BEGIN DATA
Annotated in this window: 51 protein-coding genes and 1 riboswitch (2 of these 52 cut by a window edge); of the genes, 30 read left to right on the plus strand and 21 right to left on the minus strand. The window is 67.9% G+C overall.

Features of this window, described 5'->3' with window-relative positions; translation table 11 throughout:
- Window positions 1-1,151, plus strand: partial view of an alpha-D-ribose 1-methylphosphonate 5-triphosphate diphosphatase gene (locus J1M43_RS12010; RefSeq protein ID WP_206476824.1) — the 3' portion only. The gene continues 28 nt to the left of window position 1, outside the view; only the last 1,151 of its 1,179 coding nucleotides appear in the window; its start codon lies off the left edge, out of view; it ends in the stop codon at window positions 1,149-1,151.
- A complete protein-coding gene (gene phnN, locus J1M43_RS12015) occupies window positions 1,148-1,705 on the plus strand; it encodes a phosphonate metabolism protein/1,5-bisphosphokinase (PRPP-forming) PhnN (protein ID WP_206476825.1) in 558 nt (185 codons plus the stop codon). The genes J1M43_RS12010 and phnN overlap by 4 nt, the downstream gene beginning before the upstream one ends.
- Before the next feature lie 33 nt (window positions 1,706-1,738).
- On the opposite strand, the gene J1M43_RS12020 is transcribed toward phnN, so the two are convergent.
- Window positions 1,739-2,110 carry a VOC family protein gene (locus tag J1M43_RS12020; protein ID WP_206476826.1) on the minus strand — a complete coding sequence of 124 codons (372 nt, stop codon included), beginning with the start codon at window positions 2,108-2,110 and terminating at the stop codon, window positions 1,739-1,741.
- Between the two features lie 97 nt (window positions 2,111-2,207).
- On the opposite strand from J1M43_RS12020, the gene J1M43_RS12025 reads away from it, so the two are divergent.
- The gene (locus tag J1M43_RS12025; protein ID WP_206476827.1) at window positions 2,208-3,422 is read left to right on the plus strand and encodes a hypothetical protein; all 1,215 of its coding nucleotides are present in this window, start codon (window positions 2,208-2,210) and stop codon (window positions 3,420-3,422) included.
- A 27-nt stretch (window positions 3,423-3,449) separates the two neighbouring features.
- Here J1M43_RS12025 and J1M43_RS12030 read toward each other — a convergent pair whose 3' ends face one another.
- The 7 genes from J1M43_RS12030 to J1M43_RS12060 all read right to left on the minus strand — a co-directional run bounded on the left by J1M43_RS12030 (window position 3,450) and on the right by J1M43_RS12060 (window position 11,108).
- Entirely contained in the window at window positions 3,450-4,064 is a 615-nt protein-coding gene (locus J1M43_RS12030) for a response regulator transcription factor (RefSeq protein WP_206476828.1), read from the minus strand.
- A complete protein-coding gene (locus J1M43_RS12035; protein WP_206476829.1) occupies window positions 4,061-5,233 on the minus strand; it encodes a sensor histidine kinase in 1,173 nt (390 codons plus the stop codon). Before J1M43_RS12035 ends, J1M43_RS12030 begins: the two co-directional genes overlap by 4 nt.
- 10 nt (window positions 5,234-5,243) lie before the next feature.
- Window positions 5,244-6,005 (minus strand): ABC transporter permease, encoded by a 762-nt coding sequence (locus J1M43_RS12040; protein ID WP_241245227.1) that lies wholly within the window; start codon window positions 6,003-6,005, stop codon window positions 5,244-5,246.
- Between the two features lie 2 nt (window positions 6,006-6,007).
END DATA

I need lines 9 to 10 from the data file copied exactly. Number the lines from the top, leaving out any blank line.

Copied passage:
- On the opposite strand from J1M43_RS12020, the gene J1M43_RS12025 reads away from it, so the two are divergent.
- The gene (locus tag J1M43_RS12025; protein ID WP_206476827.1) at window positions 2,208-3,422 is read left to right on the plus strand and encodes a hypothetical protein; all 1,215 of its coding nucleotides are present in this window, start codon (window positions 2,208-2,210) and stop codon (window positions 3,420-3,422) included.